The Goalden Fleece

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Rule #9 remains one of the pillars of The Rules.

Happy living in our stressful lives is all about organization. For instance, I like to sort the tasks first by priority and then group tasks of equal priority into buckets of minor priorities. Software developers creatively call this approach to organization a “bucket sort”. This helps break down what appears to be an insurmountable mess of work and separate it into consumable, understandable units.

Being the optimist that I am, after prioritizing, I start by sorting my activities into those which I would rather consume a cyanide tablet than tackle, and set a goal to work through those first. Once I’ve completed those, I feel a sense of accomplishment that helps build the morale needed to tackle the remaining items. Having completed the “cyanide” bucket, I feel better about tackling the “wrist-slitting” bucket and working my way gradually towards “beating myself to death with a rusty hammer“, which represents the least appealing of the tasks.

It’s all about using the momentum gained from the last activity to drive the next, which is also how I approach my training. It can be hard to find the motivation to remain disciplined in your training when the days are dark and wet; when your goals are many months away it is far too easy to find other priorities when there is nothing immediate towards which to drive. The training becomes erratic, and our progress is stunted. Without a clear plan, we react to our schedules and external demands rather than working around them; goals force us to prioritize our lives in a way that leads us towards success and the secret to Training Properly is to cascade your goals in a way that allows for steady progress that builds toward the greater objective.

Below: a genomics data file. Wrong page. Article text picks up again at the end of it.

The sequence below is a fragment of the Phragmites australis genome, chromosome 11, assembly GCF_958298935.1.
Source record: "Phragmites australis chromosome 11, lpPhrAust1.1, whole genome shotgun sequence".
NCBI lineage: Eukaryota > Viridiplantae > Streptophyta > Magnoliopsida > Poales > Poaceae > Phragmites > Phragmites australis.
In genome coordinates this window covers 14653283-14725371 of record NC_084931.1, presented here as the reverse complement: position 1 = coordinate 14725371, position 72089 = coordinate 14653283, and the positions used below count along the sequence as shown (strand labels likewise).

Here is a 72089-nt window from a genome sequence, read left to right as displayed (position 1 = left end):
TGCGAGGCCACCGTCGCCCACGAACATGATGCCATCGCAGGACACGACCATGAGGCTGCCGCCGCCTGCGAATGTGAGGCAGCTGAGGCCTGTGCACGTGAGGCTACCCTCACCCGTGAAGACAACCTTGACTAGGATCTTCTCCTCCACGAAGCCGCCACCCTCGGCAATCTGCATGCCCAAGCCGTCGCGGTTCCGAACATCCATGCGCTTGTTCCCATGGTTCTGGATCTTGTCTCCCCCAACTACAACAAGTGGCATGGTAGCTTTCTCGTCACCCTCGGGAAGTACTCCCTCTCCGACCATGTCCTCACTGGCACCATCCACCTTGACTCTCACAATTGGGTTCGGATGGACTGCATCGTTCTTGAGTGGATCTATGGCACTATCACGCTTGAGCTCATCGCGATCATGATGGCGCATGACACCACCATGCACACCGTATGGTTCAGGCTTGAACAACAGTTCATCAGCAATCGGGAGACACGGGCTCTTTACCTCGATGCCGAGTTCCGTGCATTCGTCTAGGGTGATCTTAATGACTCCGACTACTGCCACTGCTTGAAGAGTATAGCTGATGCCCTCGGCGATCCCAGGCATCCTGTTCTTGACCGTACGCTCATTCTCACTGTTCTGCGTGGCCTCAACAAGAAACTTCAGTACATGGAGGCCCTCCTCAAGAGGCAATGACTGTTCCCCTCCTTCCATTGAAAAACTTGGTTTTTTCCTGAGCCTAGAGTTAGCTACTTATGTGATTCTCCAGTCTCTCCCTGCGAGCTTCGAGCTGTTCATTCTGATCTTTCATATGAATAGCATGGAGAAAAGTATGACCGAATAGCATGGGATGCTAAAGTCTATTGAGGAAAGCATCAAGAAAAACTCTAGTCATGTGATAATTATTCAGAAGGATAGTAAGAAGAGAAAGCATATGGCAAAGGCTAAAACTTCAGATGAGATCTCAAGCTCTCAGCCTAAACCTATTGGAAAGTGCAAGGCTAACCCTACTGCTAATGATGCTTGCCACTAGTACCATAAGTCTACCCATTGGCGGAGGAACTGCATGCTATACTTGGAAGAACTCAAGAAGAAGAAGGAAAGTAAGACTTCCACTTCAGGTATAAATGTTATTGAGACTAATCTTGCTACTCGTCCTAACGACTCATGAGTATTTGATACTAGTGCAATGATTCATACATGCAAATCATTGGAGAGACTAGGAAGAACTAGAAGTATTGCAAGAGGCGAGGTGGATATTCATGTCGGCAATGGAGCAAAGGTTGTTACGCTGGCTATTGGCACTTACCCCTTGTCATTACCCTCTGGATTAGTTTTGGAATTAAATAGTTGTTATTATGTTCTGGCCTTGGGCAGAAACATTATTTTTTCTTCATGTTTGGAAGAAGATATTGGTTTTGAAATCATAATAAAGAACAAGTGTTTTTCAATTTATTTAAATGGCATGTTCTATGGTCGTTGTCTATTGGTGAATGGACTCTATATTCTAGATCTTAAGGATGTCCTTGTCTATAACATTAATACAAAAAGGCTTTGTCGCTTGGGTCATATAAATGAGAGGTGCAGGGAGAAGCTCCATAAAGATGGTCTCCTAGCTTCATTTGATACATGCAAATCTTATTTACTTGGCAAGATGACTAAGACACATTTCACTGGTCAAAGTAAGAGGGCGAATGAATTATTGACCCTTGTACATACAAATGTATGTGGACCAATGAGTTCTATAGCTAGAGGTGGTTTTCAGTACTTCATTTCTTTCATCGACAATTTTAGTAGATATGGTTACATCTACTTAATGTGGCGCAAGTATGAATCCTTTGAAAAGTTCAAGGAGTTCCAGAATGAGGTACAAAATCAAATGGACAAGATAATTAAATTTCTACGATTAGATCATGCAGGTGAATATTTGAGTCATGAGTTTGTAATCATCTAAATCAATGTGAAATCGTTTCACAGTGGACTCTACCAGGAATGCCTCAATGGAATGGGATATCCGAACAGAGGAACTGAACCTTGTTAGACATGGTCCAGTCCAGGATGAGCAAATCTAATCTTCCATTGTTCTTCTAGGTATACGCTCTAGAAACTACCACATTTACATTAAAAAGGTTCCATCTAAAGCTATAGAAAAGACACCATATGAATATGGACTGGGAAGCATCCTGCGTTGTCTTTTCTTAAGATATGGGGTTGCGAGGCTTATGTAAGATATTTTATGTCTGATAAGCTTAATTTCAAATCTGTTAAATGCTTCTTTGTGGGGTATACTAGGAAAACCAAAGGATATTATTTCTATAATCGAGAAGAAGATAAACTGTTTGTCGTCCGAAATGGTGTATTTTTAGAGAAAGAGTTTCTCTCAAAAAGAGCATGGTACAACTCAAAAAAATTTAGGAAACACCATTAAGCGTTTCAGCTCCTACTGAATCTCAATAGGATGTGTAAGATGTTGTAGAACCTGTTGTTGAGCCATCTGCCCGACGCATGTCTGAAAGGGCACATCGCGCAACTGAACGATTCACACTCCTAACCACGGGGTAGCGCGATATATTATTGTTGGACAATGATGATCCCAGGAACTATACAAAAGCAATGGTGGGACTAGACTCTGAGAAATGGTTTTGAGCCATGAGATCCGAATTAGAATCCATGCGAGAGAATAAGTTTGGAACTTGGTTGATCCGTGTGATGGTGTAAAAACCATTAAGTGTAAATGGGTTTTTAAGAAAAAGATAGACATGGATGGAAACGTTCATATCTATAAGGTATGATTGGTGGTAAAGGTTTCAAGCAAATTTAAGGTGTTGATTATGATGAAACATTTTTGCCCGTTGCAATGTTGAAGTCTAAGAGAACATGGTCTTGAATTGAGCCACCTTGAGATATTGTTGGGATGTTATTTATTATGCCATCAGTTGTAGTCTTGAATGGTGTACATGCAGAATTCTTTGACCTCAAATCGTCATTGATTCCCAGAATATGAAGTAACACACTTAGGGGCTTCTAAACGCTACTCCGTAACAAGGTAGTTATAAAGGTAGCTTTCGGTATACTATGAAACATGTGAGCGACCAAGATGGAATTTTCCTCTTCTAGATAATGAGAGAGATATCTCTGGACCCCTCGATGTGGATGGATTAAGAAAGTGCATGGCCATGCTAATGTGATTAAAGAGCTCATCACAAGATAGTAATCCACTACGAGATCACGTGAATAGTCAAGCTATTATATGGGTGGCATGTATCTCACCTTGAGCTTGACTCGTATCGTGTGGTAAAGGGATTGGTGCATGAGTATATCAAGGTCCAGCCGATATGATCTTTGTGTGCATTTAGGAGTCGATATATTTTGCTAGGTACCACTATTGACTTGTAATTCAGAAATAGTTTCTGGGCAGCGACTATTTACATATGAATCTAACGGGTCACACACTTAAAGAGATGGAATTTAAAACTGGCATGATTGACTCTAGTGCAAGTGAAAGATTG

However much we love Cycling, getting better at it requires routine hard work and suffering, an endeavor whose most reliable variation is marked by an unplanned visit from the Man with the Hammer and very few glimpses of his lovely wife, La Volupte. We need small successes to fuel our desire to climb back on the bike to continue The Work despite the cold rain lashing down. For the last year, my training has been focussed on the Heck of the North, which I will sadly be missing due to unforeseeable circumstances at work. Missing out on the opportunity to compete in Northern Minnesota finds me deflated and reluctant to get on the bike and suffer despite the excellent form I’m enjoying at the moment. But as one goal is passed by, another settles into focus, and my sights are already shifting around the bend towards the 2015 Keepers Tour, which will be returning to Belgium during the Cobbled Classics.

The days are shortening and the sun hangs low in the sky when it isn’t blocked out by a thick blanket of clouds. The morning mist keeps the roads damp and drives a chill into my bones. A few weeks ago, I was dreading the change. Today, I welcome it. The wet is coming, and I have my goal set. I look forward to tapping out my rhythm to the metronome of raindrops dripping from the brim of my cap.

Vive la Vie Velominatus.

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61 Replies to “The Goalden Fleece”

  1. Psychologically I really had to dig down to some place that I hope I never have to go again. Even though it was the most difficult moment, as a person and an athlete, just to know that if it gets really, really, really bad I can go pretty deep to do what I really believe in and what I really want to do.

    – Andy Hampsten

    Cycling Legends: Andy Hampsten
    http://www.bicycling.com/content/cycling-legends-andy-hampsten (Bruce Hildenbrand)

  2. @Cog

    @unversio

    single digits are rough, but its that damn wind-chill that will kill you…generally if I don’t see any birds then I know its too F’N cold….